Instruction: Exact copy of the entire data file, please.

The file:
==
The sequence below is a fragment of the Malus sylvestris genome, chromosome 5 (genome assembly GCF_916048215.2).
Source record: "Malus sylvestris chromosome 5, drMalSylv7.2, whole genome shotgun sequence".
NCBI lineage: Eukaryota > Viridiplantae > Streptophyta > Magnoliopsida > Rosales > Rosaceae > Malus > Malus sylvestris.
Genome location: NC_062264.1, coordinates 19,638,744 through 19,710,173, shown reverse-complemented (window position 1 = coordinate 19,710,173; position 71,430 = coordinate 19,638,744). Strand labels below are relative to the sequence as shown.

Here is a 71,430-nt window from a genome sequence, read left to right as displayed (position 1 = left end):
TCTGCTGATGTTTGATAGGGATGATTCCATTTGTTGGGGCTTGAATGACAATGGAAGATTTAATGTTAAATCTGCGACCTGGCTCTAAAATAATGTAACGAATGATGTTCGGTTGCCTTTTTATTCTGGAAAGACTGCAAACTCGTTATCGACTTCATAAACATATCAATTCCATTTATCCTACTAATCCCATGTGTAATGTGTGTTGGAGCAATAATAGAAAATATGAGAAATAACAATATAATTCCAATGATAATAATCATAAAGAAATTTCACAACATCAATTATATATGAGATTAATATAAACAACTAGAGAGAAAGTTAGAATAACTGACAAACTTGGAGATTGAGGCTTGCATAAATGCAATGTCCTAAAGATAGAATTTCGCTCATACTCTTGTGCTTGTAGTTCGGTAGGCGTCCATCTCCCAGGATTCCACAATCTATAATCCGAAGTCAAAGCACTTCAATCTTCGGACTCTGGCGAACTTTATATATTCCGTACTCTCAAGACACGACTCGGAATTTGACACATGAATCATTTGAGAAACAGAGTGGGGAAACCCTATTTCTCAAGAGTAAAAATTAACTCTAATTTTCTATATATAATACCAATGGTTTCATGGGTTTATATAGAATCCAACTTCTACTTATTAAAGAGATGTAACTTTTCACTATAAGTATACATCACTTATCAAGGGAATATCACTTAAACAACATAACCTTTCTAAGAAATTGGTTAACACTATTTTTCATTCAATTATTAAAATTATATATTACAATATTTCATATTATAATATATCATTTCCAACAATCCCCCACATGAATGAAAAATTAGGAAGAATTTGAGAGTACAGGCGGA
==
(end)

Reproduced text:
The sequence below is a fragment of the Malus sylvestris genome, chromosome 5 (genome assembly GCF_916048215.2).
Source record: "Malus sylvestris chromosome 5, drMalSylv7.2, whole genome shotgun sequence".
NCBI lineage: Eukaryota > Viridiplantae > Streptophyta > Magnoliopsida > Rosales > Rosaceae > Malus > Malus sylvestris.
Genome location: NC_062264.1, coordinates 19,638,744 through 19,710,173, shown reverse-complemented (window position 1 = coordinate 19,710,173; position 71,430 = coordinate 19,638,744). Strand labels below are relative to the sequence as shown.

Here is a 71,430-nt window from a genome sequence, read left to right as displayed (position 1 = left end):
TCTGCTGATGTTTGATAGGGATGATTCCATTTGTTGGGGCTTGAATGACAATGGAAGATTTAATGTTAAATCTGCGACCTGGCTCTAAAATAATGTAACGAATGATGTTCGGTTGCCTTTTTATTCTGGAAAGACTGCAAACTCGTTATCGACTTCATAAACATATCAATTCCATTTATCCTACTAATCCCATGTGTAATGTGTGTTGGAGCAATAATAGAAAATATGAGAAATAACAATATAATTCCAATGATAATAATCATAAAGAAATTTCACAACATCAATTATATATGAGATTAATATAAACAACTAGAGAGAAAGTTAGAATAACTGACAAACTTGGAGATTGAGGCTTGCATAAATGCAATGTCCTAAAGATAGAATTTCGCTCATACTCTTGTGCTTGTAGTTCGGTAGGCGTCCATCTCCCAGGATTCCACAATCTATAATCCGAAGTCAAAGCACTTCAATCTTCGGACTCTGGCGAACTTTATATATTCCGTACTCTCAAGACACGACTCGGAATTTGACACATGAATCATTTGAGAAACAGAGTGGGGAAACCCTATTTCTCAAGAGTAAAAATTAACTCTAATTTTCTATATATAATACCAATGGTTTCATGGGTTTATATAGAATCCAACTTCTACTTATTAAAGAGATGTAACTTTTCACTATAAGTATACATCACTTATCAAGGGAATATCACTTAAACAACATAACCTTTCTAAGAAATTGGTTAACACTATTTTTCATTCAATTATTAAAATTATATATTACAATATTTCATATTATAATATATCATTTCCAACAATCCCCCACATGAATGAAAAATTAGGAAGAATTTGAGAGTACAGGCGGA